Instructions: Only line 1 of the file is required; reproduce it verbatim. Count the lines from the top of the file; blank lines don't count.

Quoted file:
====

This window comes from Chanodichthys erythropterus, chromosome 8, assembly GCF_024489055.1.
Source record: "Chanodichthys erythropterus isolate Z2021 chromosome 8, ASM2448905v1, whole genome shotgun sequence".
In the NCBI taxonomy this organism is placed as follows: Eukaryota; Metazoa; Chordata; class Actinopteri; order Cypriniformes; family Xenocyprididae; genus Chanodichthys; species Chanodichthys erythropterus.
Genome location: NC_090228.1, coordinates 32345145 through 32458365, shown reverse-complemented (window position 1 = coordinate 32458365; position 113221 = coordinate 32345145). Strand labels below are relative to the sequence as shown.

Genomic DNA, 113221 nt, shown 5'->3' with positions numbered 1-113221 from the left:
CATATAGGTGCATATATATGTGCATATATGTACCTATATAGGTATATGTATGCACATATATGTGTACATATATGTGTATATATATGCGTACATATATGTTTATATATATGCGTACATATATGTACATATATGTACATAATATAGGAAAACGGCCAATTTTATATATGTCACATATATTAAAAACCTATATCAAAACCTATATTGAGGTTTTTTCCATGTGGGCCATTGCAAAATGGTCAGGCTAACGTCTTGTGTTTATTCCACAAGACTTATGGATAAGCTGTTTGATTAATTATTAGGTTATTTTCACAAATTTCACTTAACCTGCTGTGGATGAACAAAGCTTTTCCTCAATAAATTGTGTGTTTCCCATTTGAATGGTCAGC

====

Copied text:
This window comes from Chanodichthys erythropterus, chromosome 8, assembly GCF_024489055.1.